02 Feb Handling Un-Guaranteed Bookings
What do you do when you are full and you have loads of unguaranteed reservations? This is a question that many reception staff pose to each other and to management but often do not actually know the answer to; similarly, many smaller hotels and independents may not have a clear cut policy on how to handle these reservations.
Here is a quick guide to handling those bookings that are not guaranteed, and reflect many policies in place by hotels already. But firstly, what exactly is meant by a provisional or un-guaranteed booking?
Any reservation that poses a potential financial risk to you is classed as provisional – these are bookings that do not have a guaranteed form of payment attached to them and therefore place a financial risk on your business owing to the chance that if they do not arrive, then you cannot obtain any payment from the guest for holding the room and have been stopped from selling the room to someone else, in effect losing money. These reservations do pose a huge risk to business as they can cause a big loss of money.
Is the reservation a ‘guaranteed provisional booking’? This sounds paradoxical in itself as how can a provisional booking (which by their very nature are not guaranteed), actually be guaranteed? Well the answer is in the technicalities. You often find many systems are created with a very black and white view of things – a booking which is made with no credit card, is automatically classed as provisional, unless it is being billed to a company or agent. But what about guests who are loyalty club members? What about VIP’s who stay regularly but haven’t updated their card details with you yet? There are many differing circumstances as to why a booking is provisional according to your reservation rules, but is in effect practically guaranteed. These have to be dealt with in a lighter manner than a standard provisional booking – you have to consider the circumstances and reasons for it being provisional. There is however nothing wrong with asking the booker for card details to secure the booking.
So the first thing to do with ANY provisional reservation is to ask for card information to secure the booking. If these are not provided, the booker can be informed that by XX time on the day of arrival, their booking will be released, where XX time is the standard cut off you have for ‘on the day’ cancellations of rooms, usually around 12-2pm.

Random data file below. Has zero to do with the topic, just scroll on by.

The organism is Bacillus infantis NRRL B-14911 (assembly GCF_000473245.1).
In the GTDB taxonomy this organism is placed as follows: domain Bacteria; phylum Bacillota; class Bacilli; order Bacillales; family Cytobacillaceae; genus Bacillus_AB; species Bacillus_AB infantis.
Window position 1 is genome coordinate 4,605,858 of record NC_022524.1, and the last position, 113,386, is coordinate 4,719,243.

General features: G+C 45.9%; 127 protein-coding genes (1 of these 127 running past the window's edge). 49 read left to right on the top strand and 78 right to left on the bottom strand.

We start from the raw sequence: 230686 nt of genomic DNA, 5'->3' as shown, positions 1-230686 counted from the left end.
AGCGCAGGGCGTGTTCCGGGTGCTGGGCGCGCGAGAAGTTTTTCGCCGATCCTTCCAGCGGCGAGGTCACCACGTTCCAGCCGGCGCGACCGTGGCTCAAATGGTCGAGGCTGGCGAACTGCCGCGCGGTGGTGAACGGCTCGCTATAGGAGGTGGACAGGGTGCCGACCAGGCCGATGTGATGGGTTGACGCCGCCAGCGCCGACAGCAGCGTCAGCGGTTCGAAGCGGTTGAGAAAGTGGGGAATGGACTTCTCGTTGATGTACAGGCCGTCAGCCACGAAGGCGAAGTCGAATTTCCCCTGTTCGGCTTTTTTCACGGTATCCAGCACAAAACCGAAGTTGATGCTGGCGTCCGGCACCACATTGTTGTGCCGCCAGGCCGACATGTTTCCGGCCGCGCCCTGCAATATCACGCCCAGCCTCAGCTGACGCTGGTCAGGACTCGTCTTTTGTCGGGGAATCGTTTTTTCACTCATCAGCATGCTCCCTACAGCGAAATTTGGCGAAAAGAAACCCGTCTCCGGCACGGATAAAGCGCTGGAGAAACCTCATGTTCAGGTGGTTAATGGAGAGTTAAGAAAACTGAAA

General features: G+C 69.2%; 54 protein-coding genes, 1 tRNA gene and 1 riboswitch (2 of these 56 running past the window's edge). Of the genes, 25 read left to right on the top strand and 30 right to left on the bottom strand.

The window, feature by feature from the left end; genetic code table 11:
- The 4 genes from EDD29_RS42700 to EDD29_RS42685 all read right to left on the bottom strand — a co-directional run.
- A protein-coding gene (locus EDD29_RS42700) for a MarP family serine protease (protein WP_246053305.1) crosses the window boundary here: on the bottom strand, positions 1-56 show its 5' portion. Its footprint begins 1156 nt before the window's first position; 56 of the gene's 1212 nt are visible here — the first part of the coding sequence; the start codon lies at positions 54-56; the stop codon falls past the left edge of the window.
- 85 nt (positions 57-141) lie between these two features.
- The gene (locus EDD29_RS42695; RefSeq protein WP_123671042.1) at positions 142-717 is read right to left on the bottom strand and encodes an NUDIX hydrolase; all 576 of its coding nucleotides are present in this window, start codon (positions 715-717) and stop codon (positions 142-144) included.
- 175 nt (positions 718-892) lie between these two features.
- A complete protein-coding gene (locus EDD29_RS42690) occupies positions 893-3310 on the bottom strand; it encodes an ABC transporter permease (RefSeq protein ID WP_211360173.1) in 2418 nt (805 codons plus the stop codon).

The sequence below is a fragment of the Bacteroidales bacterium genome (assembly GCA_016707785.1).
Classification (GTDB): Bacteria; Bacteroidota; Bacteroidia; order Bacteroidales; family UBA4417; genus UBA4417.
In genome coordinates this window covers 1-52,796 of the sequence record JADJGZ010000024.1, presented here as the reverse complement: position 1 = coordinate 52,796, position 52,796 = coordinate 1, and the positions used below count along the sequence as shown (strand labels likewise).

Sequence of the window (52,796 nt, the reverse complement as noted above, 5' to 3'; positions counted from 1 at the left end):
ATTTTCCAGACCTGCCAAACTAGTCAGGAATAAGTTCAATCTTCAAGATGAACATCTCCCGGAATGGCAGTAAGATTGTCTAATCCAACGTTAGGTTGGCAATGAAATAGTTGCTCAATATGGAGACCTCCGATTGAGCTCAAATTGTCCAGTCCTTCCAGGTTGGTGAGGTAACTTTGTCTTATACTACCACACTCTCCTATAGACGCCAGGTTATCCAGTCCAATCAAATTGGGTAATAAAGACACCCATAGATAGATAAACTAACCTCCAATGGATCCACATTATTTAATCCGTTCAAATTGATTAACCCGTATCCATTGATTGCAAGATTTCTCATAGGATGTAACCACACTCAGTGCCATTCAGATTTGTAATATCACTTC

So what about bookings that are guaranteed, but also provisional in another way? I am talking here about fully pre-paid rates, where the card declines and no payment is obtained. These are a bit trickier to deal with. Many hotels will allow people on these rates to turn up and pay on the day, which in essence I have to say, as a matter of personal opinion, is wrong. If a rate rule is fully pre-paid, then the rate is fully pre-paid. If someone wishes to turn up and pay on the day, then they should be reverted to the standard rate of the day or the booking cancelled. This is not always clear cut and simple as you may have international travellers who are hard to contact or it may have gone through an external travel agent. In these instances, you need to keep a clear communication trail such as copies of emails etc attached to the booking for reference of attempts made. As a general rule, the booker should be informed (booking.com has an automated tool for this online, as do other sites), and provided 72 hours to make payment. Payment should be attempted three days later or at latest 3 days prior to arrival. Should it fail again, the booking should be cancelled to allow resale of the room. This may seem harsh, but to give you an analogy on this – you do not see something online in a sale and then place the order and have your card decline, and then ring the company and tell them to take payment in a week or that you will pay the driver when he delivers – the payment is due at point of purchase and just because the goods are not a physical item in the traditional shopping sense, the same rules apply. When booking the room, it will clearly state payment is due there and then, and if the person does not have the funds, then they should be aware of this and book on the correct rate that allows payment on the day. These bookings should not be held for any longer than is necessary and do represent a risk – if you hold the room until day of arrival and then they fail to arrive, you then have an unsold room, no money and potentially commission to pay to an agent meaning you re further out of pocket.
There are some circumstances that fall beyond these, such as third party agents who have booked, taken payment from guests and not forwarded payment to you. Ultimately, you are at risk if you have not received this payment and it is down to the third party agent to provide this. Quite simply if they do not pay you, you are within your rights to refuse their guests. This will massively peeve off the guests themselves but the liability is down to the agent as if they have not paid you, then why should you place yourself at risk?
It sounds harsh to say a lot of the above and I feel a bit like an arse when typing it, but bear in mind that the rules of booking are clear when the reservation is made, it is down to the booker to follow them and you to uphold them!
- Overall 0/5